He also makes a big play of many HEors not getting GCSE’s but then says (in support of his contention that one must be balanced in one’s perceptions), that many HEors go on to college without qualifications but with no problems. It is then dishonest to conclude that we mustn’t ignore the problems with HE because this implies that there are some, even though he hasn’t actually pointed to any problems which are not actually potentially easily soluble for HEors.

HT: Daryl at HE&OS

Thursday, January 19, 2006

Not in the National Curriculum

Peculiar facts one acquires on a fairly standard HE day, (not ideal for the faint hearted): that local poachers when captured, used to be punished by being "torn off a strip". This involved making a cut, about an inch in width, in the culprit's shoulder, with the skin being pulled down from this point to the wrist.

In the late 1800's, the crowd of onlookers pushed forward just at the moment that the local iron foundry chimney was demolished, and a little girl was killed by a flying brick. The demolition man never recovered from the shock.

That a group of people still meet annually in one of our locals to see who can eat the most raw onion. This year's winner ate 17 ounces of the mouth-ulcerating, gut-churning stuff.

Wednesday, January 18, 2006

Bad Publicity

It's very hard to bring oneself to link to the latest bit of Channel 4 rubbish supposedly about home ed, but actually clearly initiated in response to press releases from First College, an on-line school and therefore not about HE in the UK as we know it.

The on-line school angle leaves HE apparently wide open to the oldest redundant criticism you can imagine...the socialisation issue, which was left completely unanswered.

The telly nearly landed up in the garden, frankly. It's all so unjust: we spent that day in the company of some forty others of all ages, mixing with such an intensity of happiness and complexity that any school play ground situation would pale in the comparison.

And of course, there is no duty upon LEA's to visit all HEors. This is a misrepresentation of the law.

It is interesting that they got Chris Woodhead in on this piece with it's sex offender angle.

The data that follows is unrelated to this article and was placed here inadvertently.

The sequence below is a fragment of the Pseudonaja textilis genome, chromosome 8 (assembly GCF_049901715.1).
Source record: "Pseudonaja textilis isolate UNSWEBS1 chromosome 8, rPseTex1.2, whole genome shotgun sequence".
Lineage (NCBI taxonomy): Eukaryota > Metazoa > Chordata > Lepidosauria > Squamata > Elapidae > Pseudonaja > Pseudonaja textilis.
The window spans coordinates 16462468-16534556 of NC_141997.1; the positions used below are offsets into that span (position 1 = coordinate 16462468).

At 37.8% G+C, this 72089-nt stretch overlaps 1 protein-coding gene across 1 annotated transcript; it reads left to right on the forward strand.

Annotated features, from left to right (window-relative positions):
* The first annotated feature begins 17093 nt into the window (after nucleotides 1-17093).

Tuesday, January 17, 2006

One Man's Diversity is Another Man's Death Sentence

The eminences at Birmingham University have awarded a certain Mohammad Naseem with an Honorary Degree. Check out the story at Drink-Soaked Trotskyite Popinjays for War to see if you think he deserves it.

Lost Comments

Errgh. Bother. Just a note to say that I lost a few comments: Ron, David and Anon, when trying to moderate. I didn't intend to delete yours and please do comment again. I am new to this process and may have pressed the wrong button, or it may have been the system that let me down, I don't know!

Monday, January 16, 2006

Pet Hate Assumptions

And in what looks like a bid to stir things up all over again, here are two of my pet hate statements that I also happen to have heard in the last 10 mins.

1. That death is inevitable.

2. That Darwinism is the most serious challenge to creationism and it's anthropocentric implications , when we have physicists taking multiverse theory more and more seriously by the day. These other universes would not have the same physical constants that make life a possibility in our universe and there are billions of these...

Do tell of your pet hate statements of the last 10 mins!

The Point of Tax?

The Sunday Times reports on the French wealth tax - the Impôt de Solidarité sur la Fortune (ISF).

Just how counter-productive can such a thing really be? Not only as the accountant put it, does the tax "probably costs more to collect than it brings in".

but it shouldn't even work to, as she puts it again, keep "the poor happy knowing that the rich and foreigners are having to pay.”

The reasons why the poor should be unhappy? Well, if the net gain is minimal, they won't see any improvement in services (not that they are likely to anyway, but that is another argument), and the wealthy, who could quite possibly generate more wealth for others with freely dispensed cash, are leaving in large numbers to spend their money elsewhere.

It also encourages a nasty tendency in society, (last seen in pronounced form in communist bloc countries) of spying and reporting on your neighbour and related to this, it also appears to legitimise envy rather than promoting personal responsibility and energy to solve ones own problems.

Whoops..am stopping...this was meant to be a quick link!

Moderating Comments

Dear all,

I am very reluctant to moderate comments, not least because I would hope that people could be sufficiently responsible to consider the impact of their words on others, and, given that many of us are home educators who most often need the skills of independent, responsible thought, that we could demonstrate a capacity for self moderation and fine judgment!